Drawing from post-war reports commissioned by U.S. Army intelligence, World War II historian Steven H. Newton has translated, compiled, and edited the battle accounts of one of Germany's finest panzer commanders and a skilled tactician of tank warfare. Throughout most of the war, Erhard Raus was a highly respected field commander in the German-Soviet war on the eastern front, and after the war he wrote an insightful analysis of German strategy in that campaign. The Raus memoir covers the Russian campaign from the first day of the war to his relief from command at Hitler's order in the spring of 1945. It includes a detailed examination of the 6th Panzer Division's drive to Leningrad, Raus's own experiences in the Soviet winter counteroffensive around Moscow, the unsuccessful attempt to relieve Stalingrad, and the final desperate battles inside Germany at the end of the war. His battlefield experience and keen tactical eye make his memoir especially valuable for scholars, and his narrative is as readable as Heinz Guderian's celebrated Panzer Leader.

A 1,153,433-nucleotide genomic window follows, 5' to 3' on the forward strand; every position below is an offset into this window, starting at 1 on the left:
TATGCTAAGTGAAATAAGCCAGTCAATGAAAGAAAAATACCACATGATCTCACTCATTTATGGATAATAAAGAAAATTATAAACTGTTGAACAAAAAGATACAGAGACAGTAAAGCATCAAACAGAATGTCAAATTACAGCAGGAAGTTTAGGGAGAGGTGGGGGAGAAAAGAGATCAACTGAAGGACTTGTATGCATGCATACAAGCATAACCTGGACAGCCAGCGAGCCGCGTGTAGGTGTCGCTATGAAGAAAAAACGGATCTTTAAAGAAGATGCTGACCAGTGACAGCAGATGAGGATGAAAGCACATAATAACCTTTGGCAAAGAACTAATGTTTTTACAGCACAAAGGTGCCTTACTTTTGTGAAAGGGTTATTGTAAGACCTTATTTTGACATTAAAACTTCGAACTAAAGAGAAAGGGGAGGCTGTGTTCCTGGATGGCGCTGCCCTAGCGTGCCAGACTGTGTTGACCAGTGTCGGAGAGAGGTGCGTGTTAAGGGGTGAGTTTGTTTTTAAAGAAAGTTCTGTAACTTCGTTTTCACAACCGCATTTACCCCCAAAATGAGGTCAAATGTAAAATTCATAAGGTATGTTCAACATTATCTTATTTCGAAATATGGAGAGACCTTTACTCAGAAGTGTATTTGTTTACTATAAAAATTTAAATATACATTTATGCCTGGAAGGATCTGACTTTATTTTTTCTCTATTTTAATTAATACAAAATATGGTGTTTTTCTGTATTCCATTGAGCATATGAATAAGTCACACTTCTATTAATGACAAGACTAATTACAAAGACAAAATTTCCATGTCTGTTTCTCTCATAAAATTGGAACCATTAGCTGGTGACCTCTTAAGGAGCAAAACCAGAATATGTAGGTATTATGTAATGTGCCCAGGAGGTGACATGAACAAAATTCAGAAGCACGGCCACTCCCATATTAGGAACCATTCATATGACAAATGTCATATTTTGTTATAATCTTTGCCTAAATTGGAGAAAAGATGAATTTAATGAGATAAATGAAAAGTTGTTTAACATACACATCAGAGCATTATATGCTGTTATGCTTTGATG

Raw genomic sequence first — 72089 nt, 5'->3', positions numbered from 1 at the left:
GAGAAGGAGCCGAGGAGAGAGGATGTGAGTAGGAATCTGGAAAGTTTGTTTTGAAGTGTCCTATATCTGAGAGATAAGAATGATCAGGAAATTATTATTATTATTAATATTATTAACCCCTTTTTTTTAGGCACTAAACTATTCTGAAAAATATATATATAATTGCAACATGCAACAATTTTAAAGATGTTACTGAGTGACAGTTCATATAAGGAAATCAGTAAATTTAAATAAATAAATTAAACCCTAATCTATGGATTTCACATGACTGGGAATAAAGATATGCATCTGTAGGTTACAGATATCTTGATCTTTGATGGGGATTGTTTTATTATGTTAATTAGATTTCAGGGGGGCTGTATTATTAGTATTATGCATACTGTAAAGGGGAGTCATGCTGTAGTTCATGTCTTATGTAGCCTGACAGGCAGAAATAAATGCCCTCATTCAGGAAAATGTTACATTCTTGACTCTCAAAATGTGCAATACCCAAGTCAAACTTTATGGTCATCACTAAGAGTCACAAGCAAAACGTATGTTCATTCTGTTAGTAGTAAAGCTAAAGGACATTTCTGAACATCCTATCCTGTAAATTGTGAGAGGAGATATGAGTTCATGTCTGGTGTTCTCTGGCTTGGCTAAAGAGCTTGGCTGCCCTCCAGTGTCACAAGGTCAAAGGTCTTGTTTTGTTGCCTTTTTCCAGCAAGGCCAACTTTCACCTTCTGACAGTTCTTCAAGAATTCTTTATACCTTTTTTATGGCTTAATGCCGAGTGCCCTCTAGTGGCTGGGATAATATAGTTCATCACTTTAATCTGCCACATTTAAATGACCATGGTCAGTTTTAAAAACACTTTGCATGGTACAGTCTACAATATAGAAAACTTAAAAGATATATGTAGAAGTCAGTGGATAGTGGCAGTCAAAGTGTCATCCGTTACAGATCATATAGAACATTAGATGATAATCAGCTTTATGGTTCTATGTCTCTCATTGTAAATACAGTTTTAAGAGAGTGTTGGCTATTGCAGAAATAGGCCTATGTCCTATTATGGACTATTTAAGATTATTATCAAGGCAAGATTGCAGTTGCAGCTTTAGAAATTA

Newton's book deserves to be read by everyone with a burning interest in WWII.